Monday, 5 August 2013

Our Student Engagement Policy

As a result of our participation in the RAP program, we had a shift in our thinking in regards to managing student behaviour. This started with renaming our Discipline Policy to a Student Engagement Policy. This shifted the focus away from an autocratic, authoritarian approach to a democratic, restorative and authoritative approach. In making this shift, we became more mindful of how the teacher directly influences behaviour and how important it is that the teacher models the skills he/she expects from the students.

Our Beliefs:
  • Treat all students respectfully and with dignity
  • Treat each student as an individual
  • Focus on the reasons "why" the behaviour is occurring (Attention, Competence, Power/Control, Belonging)
  • Consequences should be respectful, related to the behaviour and restorative
  • Fairness over equality

Our Student Engagement Policy, developed by the staff of Sacred Heart, follows.

Sacred Heart Primary School, Highgate
Student Engagement Policy
Policy Statement:

Students are engaged when they are fostered with a sense of Belonging ("I am important to someone"), Mastery ("I am able to solve problems"), Independence ("I am in charge of my life"), Generosity ("I am considerate to others").

A Positive Learning Framework For Teachers

Prevention - Teacher 
Self Awareness 
Prevention - Lesson Design
Corrective Actions
Teach the behaviour you want to see.
You cant always treat everyone in exactly the same way. Fair versus Equal.
Stay in control of yourself - poise. Keep Calm
Optimism is crucial, take good emotional care of yourself.
Classroom physical environment is engaging and organised/practical.
Stay personally connected to students without taking misbehaviour personally.
Model the skills you want students to use.
Be willing to work with all students.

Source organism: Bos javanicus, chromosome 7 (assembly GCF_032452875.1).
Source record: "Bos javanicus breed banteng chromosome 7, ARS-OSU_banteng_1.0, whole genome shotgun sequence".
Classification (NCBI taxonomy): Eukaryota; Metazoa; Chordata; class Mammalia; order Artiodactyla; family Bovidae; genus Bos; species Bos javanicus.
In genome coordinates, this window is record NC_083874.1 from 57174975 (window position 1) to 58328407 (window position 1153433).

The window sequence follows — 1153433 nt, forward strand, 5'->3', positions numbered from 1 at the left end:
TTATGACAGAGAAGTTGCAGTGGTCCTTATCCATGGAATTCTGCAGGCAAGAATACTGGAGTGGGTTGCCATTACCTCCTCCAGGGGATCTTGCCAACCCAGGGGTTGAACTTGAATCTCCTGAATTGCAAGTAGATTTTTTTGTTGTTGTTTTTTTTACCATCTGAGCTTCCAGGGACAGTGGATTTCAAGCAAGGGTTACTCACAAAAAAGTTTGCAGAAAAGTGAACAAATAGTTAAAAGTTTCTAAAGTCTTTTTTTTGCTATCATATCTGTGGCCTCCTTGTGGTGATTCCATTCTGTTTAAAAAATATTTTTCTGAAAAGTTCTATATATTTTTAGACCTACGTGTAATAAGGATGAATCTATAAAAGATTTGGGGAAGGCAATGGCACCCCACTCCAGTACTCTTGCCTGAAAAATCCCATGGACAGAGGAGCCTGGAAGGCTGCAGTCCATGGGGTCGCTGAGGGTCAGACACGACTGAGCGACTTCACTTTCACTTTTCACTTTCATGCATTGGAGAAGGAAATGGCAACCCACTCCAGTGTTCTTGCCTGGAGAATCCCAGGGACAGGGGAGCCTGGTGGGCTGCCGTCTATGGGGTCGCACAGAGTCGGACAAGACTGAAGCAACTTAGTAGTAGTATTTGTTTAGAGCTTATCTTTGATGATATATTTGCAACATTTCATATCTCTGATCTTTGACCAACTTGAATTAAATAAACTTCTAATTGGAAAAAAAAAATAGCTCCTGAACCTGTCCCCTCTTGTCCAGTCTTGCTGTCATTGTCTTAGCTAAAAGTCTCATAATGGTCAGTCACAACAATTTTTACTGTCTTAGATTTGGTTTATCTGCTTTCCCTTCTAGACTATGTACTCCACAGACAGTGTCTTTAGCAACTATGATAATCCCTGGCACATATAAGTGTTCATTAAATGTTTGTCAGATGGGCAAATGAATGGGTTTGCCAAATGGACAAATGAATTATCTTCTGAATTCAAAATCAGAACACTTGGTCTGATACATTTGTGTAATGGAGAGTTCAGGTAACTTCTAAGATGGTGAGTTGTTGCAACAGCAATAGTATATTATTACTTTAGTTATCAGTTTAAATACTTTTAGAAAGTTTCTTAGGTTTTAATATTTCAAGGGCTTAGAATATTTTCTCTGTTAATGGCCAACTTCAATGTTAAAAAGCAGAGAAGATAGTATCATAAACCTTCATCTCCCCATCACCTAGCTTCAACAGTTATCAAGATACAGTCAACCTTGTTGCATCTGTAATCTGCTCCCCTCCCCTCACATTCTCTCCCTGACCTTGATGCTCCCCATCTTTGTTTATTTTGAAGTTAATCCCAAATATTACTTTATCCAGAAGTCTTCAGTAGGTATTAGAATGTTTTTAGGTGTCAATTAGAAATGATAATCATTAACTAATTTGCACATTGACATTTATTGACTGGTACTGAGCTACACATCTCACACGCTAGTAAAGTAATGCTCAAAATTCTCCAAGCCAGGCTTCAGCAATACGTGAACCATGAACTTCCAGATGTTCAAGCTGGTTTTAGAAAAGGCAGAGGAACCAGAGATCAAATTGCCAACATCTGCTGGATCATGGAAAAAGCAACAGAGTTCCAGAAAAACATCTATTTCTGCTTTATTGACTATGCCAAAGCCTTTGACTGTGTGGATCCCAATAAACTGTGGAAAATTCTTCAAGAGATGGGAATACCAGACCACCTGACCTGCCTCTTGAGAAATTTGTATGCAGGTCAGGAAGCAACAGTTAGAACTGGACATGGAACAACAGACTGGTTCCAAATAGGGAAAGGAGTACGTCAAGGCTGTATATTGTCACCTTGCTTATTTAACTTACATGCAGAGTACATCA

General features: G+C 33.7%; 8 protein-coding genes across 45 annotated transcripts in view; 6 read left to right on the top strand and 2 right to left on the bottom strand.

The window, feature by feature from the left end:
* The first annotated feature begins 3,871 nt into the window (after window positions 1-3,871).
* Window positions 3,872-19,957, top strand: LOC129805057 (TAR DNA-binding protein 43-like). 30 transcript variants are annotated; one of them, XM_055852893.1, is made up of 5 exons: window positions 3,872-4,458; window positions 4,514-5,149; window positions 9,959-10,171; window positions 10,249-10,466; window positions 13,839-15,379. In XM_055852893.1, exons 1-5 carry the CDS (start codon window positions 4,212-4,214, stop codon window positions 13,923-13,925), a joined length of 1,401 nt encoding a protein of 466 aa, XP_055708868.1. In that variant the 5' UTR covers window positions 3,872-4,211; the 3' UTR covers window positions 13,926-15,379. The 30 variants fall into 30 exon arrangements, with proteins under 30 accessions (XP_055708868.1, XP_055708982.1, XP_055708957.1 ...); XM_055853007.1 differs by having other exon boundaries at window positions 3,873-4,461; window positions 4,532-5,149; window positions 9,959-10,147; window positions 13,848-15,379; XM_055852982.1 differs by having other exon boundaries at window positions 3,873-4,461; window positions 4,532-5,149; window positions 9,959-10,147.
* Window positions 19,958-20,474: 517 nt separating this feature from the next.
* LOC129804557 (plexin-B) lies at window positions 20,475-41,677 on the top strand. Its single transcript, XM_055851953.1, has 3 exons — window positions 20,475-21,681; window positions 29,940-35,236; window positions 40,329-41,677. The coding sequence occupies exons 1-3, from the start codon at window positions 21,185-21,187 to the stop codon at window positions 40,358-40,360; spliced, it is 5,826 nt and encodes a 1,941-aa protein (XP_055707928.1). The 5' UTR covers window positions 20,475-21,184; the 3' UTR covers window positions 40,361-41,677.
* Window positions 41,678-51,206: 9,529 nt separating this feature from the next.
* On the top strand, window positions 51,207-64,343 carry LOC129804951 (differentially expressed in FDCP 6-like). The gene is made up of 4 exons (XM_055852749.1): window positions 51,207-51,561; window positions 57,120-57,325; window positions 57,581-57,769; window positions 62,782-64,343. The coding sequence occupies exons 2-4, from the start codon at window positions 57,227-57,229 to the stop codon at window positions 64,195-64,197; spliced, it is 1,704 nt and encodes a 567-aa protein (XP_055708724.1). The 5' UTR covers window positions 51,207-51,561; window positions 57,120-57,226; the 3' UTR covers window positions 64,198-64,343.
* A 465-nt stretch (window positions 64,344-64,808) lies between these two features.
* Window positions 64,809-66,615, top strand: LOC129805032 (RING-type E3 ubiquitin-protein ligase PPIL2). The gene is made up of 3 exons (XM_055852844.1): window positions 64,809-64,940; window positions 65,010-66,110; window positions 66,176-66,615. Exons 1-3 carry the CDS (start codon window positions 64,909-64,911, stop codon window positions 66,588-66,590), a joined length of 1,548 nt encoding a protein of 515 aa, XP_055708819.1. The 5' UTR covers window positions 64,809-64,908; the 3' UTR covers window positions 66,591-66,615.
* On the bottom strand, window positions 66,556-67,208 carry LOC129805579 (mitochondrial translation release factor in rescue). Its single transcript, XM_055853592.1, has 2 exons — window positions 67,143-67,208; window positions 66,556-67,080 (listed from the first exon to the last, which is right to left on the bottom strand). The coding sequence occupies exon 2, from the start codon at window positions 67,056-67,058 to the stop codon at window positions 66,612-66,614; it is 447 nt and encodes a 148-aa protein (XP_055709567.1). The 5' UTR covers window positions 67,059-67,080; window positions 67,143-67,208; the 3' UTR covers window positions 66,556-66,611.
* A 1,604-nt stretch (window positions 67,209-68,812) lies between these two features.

Create community networks.
Always treat students with dignity.
Practices at the Start of the Year and/or Day
Foster relationships with students. Get to know to them
Begin the day by welcoming each student by name.
Recognise absences.
Have the learning agenda for the day visible for the class. Include switch off/cool off time
Develop class expectations with the student ownership.
Lesson Design
Whole class attention
Explicitly state the learning and behaviour expectations.
Give clear outcomes of the lesson. By the end of this lesson...
Model the learning by example or thinking out aloud.
Student motivation- hook for learning.
Recall prior learning
Be organised!
The teaching and learning strategy has student involvement.
Incorporate informed collaborate learning strategies when appropriate.
Use questioning and responding strategies
Provide variety of learning strategies.
Allow for student choice and autonomy when appropriate.
Promote student success, make it hard to fail.
Check for understanding against outcome.
Student self-reflection
Teacher reflective practice.
Link the learning to the students' world.
Link to further learning.
Consequences should be respectful, related to the behaviour and restorative.
Fairness over equal.
The types of consequences are left to the teacher discretion.These can be developed with the student and foster a sense of responsibility and learning from the behaviour.
More for serious misbehaviour the leadership team and parents may become  involved.
Low Level Responses
(minimal/no disruption to lesson flow)
Keep calm
Use dignity
Use minimal language, avoiding talking too much, listen more.
Eye contact  - non verbal
Use Privacy Communication/gestures/signals.
Redirect students back to learning.
Regular positive feedback.
Moderate Level Response
Keep calm
Circle time
Acknowledge and empathise but redirect back to learning.(I
understand that...but lets back to learning)
Diagnose why the behaviour is occurring. (Attention, Competence, Power/Control, Belonging)

Offering choices - giving students responsibilities for actions.
If necessary, use consequences.
Consequences should be respectful, related to the behaviour and restorative.
Fairness over equal.
For serious misbehaviour, the leadership team and parents may become involved.
Restorative Responses.
Avoid why questions
Use restorative questioning.
What happened?
What were you thinking at the time?
What have you thought about since?
Who has been affected by what you did?
How can we fix the problem?
Use the LAAD Strategy for conferencing with students.


Carr-Greg, M. (2012). Conflict Resolution. Retrieved from: Last accessed Sep 2012

Circle of Courage (2008). Response Ability Pathways - Guidebook. USA: Cirlce of Courage Institute.

Mendler, B, Mendler, A and Curwin R (2008). Strategies for Successful Classroom Management . California: Corwin Press.

McDonald, T (2011). Classroom Management: Engaging Students in Learning. Melbourne: Oxford University.

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